# Triangle inequality w/ Complex Numbers

1. Sep 9, 2010

### mynameisfunk

given z, w$$\in$$C, and |z|=([conjugate of z]z)1/2 , prove ||z|-|w|| $$\leq$$ |z-w| $$\leq$$ |z|+|w|

I squared all three terms and ended up with :
-2|z||w| $$\leq$$ |-2zw| $$\leq$$ 2|z||w|
I know this leaves the right 2 equal to each other but i figured if i show that since there exists a z$$\geq$$w$$\geq$$0, then |z-w| > |z|+|w| would be impossible.

Can someone tell me if they think I screwed up or I am not done?

2. Sep 9, 2010

### jgens

You assumed what you're trying to prove, so that doesn't really work.

Note that for any two complex numbers z and w, we have that zw* + z*w ≤ 2|z||w|. Now,
|z+w|2 = (z+w)*(z+w) = (z*+w*)(z+w) = zz* + zw* + z*w + ww* ≤ |z|2 + 2|z||w| + |w|2 = (|z|+|w|)2. This proves that |z+w| ≤ |z|+|w|. Can you prove the rest from here?

Edit: Fixed less than or equal to signs.

3. Sep 9, 2010

### mynameisfunk

Thank You for the help. I have redone the proof. here is what I've got:

It is obvious that |z|-|w|$$\leq$$|z|, which yields |z|-|w|$$\leq$$|z-w|. From this, we have that ||z|-|w||$$\leq$$|z-w|. This shows the left inequality. The right-side I will show by contradiction. Assume |z-w|>|z|+|w|, this implies that w<0$$\Rightarrow$$|z-w|=|z|+|w|>|z|+|w|, which is a contradiction showing that |z-w| is at most equal to |z|+|w|. Done.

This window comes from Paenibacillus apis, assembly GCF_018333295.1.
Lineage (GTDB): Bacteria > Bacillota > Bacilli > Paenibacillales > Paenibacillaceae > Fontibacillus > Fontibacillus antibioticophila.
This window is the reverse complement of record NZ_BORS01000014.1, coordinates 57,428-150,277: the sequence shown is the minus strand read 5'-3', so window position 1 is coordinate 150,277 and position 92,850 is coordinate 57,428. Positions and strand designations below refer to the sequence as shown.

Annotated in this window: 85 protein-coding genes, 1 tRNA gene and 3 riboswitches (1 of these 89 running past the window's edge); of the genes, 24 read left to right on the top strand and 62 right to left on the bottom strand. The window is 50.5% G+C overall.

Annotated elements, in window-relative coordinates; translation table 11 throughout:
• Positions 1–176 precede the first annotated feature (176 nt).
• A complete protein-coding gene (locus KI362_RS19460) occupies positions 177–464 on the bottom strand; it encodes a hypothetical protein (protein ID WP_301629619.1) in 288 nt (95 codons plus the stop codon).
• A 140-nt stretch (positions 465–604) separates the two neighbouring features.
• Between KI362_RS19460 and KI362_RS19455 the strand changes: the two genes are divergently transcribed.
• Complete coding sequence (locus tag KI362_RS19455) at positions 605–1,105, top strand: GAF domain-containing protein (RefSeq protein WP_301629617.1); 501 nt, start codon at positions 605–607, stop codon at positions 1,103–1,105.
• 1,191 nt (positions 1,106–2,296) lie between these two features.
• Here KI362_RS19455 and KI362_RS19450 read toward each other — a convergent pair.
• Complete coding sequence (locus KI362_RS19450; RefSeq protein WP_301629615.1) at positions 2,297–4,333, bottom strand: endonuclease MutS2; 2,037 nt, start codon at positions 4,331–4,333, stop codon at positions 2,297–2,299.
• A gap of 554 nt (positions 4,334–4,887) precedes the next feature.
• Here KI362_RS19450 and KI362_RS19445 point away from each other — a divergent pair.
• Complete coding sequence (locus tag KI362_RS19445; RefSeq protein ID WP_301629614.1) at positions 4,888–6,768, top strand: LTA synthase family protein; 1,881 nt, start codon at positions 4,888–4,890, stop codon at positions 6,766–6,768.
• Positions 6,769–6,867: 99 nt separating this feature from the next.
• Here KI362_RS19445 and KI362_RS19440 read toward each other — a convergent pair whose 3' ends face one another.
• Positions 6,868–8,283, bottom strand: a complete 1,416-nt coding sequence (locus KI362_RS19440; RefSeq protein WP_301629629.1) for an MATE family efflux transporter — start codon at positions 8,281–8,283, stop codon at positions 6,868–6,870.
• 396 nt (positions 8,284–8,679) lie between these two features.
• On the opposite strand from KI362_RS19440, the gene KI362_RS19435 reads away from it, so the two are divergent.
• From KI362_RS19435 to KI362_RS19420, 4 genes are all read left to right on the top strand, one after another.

Could anyone let me know if they think this is ok?

4. Sep 9, 2010

### jgens

How do you use the first inequality to arrive at the second one? I'm not following your reasoning here.

You can do better than that. Use the fact that |z-w| ≥ |z|-|w| and |z-w| ≥ |w|-|z| to arrive at your conclusion.

First, you need to remember that you're working with complex numbers here, so you can't say anything concerning their ordering. Second, you've assumed a lot of things which aren't necessarily true so I would scrap this approach. Everything that you want to derive for this part follows from the inequality |z+w| ≤ |z|+|w|.

5. Oct 8, 2010

### mynameisfunk

$$||z|-|w|| \leq |z-w| \leq |z|+ |w|$$

pf: Left Side:
$$|z| \leq |z-w+w|$$
$$|z|-|w| \leq |z-w|$$
$$||z|-|w|| \leq |z-w|$$

Right Side:
$$|z| \leq |z| + 2|w|$$
$$|z-w| \leq |z| + |w|$$

Hows that?

6. Oct 9, 2010

### Wizlem

I'm not sure if you are hiding the use of the actuall formula for |z| in your proof but to me, it looks like you are just assuming the result is true to prove it is true.

7. Oct 9, 2010

### mynameisfunk

$$|z| = (z\bar{z})^{\frac{1}{2}}$$

Is that what you were asking for?

Also, I now see that the right side is true by the triangle inequality.

Last edited: Oct 9, 2010
8. Oct 10, 2010

### Wizlem

You can't say it's true by the triangle inequality because the triangle inequality is what you are proving. You need to prove that your definition of |z| implies $$||z|-|w||\leq|z-w|\leq|z|+|w|$$.

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